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Headstone Road Surgery Requires improvement

Reports


Inspection carried out on 12 February 2019

During a routine inspection

We carried out an announced comprehensive inspection at Headstone Road Surgery on 12 February 2019 as part of our inspection programme.

We based our judgement of the quality of care at this service on a combination of:

  • what we found when we inspected
  • information from our ongoing monitoring of data about services and
  • information from the provider, patients, the public and other organisations.

We have rated this practice as requires improvement overall, including all population groups.

We rated the practice as requires improvement for providing safe services because:

  • The practice did not have effective systems and processes to keep patients safe. This included, fire safety and health and safety risk assessments.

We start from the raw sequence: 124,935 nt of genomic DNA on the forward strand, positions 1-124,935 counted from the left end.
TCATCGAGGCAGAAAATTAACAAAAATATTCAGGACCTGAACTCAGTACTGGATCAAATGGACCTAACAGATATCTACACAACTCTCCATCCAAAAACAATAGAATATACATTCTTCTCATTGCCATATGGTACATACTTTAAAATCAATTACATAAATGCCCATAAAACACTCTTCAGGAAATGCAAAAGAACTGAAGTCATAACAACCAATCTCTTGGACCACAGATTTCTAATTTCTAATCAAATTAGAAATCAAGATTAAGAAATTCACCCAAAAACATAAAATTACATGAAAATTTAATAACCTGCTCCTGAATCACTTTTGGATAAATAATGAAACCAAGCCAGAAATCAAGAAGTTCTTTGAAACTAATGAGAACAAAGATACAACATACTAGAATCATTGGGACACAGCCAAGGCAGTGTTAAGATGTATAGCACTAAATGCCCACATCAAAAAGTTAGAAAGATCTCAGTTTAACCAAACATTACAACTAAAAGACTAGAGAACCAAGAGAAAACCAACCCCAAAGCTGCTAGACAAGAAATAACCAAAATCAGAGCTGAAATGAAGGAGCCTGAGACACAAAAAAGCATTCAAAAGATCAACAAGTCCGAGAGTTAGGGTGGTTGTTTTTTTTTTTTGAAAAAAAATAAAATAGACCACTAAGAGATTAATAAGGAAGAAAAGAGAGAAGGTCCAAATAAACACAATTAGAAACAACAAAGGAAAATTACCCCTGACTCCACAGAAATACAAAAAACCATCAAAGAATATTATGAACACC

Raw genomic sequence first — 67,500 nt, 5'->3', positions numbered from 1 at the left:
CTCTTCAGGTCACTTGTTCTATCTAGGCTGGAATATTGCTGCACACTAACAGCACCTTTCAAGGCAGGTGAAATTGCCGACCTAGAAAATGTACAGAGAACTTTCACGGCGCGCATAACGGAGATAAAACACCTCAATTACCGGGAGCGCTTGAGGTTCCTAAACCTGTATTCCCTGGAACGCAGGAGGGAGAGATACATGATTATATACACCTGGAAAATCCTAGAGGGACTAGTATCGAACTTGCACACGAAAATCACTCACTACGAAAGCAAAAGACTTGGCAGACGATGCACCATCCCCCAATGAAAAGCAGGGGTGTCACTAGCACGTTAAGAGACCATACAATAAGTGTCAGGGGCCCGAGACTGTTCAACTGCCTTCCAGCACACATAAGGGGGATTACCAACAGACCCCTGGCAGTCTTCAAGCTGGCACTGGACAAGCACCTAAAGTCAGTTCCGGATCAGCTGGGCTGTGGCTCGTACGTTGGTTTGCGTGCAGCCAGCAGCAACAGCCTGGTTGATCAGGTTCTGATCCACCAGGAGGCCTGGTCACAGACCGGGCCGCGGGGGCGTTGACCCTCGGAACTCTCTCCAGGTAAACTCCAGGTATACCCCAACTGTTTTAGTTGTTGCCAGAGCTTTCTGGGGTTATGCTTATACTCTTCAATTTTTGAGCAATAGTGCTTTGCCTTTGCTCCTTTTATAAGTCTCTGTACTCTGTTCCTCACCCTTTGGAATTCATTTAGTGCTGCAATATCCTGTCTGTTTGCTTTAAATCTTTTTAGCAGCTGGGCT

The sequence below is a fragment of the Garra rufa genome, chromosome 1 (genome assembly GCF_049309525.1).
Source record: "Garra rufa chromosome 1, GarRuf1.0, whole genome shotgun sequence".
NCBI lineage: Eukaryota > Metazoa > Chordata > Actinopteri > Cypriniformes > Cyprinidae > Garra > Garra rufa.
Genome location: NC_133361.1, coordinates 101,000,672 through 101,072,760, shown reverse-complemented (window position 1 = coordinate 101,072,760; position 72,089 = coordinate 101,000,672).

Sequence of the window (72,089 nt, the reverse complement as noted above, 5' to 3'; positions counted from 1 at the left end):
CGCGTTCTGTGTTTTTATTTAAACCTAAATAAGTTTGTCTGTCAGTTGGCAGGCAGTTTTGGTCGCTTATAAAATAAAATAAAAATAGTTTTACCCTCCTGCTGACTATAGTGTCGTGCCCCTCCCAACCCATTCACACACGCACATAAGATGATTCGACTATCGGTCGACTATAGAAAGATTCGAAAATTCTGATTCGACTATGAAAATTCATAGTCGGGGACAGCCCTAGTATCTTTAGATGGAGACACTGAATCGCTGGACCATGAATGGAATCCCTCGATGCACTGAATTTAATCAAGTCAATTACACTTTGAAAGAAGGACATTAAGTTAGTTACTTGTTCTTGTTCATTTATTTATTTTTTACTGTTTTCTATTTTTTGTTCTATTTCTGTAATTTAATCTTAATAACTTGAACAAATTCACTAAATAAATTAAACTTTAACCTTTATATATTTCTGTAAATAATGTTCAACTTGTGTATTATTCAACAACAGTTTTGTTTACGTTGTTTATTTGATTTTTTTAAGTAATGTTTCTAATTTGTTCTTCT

• The practice did not have appropriate systems in place for the safe management of some medicines.
  • The facilities were not always appropriate for the services being delivered. The practice could not accommodate both wheelchair users and mothers with pushchairs due to space constraints.
  • There was no disabled patient toilet and the one patient toilet was not wheelchair friendly. There were no grab rails for patients with mobility issues, or an emergency call button.
  • The practice did not have an effective system to learn and make improvements when things went wrong.

We rated the practice as requires improvement for providing effective services because:

  • Not all staff could demonstrate the skills, knowledge and experience to carry out their roles. For example, not all staff were aware of the principles of obtaining consent in adults lacking capacity and could not undertake contraceptive reviews effectively.
  • The practice had not identified that an error relating to a childhood immunisation while registered at another practice.

These areas affected all population groups so we rated all population groups as requires improvement.